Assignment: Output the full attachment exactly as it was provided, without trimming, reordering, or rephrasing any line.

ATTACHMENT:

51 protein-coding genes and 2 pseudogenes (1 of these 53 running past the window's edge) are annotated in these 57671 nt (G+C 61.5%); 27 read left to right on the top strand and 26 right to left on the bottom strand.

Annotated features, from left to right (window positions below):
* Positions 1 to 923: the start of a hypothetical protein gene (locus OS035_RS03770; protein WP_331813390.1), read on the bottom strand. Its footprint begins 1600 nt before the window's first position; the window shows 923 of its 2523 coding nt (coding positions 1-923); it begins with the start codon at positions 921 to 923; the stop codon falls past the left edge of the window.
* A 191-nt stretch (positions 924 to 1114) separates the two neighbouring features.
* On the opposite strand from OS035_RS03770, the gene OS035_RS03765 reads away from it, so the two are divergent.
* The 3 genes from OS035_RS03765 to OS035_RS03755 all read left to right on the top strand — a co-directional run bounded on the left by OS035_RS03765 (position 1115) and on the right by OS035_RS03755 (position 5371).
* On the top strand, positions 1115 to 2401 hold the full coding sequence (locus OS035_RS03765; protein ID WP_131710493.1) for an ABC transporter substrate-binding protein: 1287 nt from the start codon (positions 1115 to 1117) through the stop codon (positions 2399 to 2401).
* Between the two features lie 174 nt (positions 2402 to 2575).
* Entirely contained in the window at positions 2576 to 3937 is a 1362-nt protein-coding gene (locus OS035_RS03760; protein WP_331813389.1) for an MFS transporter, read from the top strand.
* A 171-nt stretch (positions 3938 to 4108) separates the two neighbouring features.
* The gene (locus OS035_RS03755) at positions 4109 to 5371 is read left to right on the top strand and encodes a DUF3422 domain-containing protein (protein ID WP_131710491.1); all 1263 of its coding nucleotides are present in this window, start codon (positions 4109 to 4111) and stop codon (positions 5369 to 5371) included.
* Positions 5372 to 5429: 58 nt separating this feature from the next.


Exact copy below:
51 protein-coding genes and 2 pseudogenes (1 of these 53 running past the window's edge) are annotated in these 57671 nt (G+C 61.5%); 27 read left to right on the top strand and 26 right to left on the bottom strand.

Annotated features, from left to right (window positions below):
* Positions 1 to 923: the start of a hypothetical protein gene (locus OS035_RS03770; protein WP_331813390.1), read on the bottom strand. Its footprint begins 1600 nt before the window's first position; the window shows 923 of its 2523 coding nt (coding positions 1-923); it begins with the start codon at positions 921 to 923; the stop codon falls past the left edge of the window.
* A 191-nt stretch (positions 924 to 1114) separates the two neighbouring features.
* On the opposite strand from OS035_RS03770, the gene OS035_RS03765 reads away from it, so the two are divergent.
* The 3 genes from OS035_RS03765 to OS035_RS03755 all read left to right on the top strand — a co-directional run bounded on the left by OS035_RS03765 (position 1115) and on the right by OS035_RS03755 (position 5371).
* On the top strand, positions 1115 to 2401 hold the full coding sequence (locus OS035_RS03765; protein ID WP_131710493.1) for an ABC transporter substrate-binding protein: 1287 nt from the start codon (positions 1115 to 1117) through the stop codon (positions 2399 to 2401).
* Between the two features lie 174 nt (positions 2402 to 2575).
* Entirely contained in the window at positions 2576 to 3937 is a 1362-nt protein-coding gene (locus OS035_RS03760; protein WP_331813389.1) for an MFS transporter, read from the top strand.
* A 171-nt stretch (positions 3938 to 4108) separates the two neighbouring features.
* The gene (locus OS035_RS03755) at positions 4109 to 5371 is read left to right on the top strand and encodes a DUF3422 domain-containing protein (protein ID WP_131710491.1); all 1263 of its coding nucleotides are present in this window, start codon (positions 4109 to 4111) and stop codon (positions 5369 to 5371) included.
* Positions 5372 to 5429: 58 nt separating this feature from the next.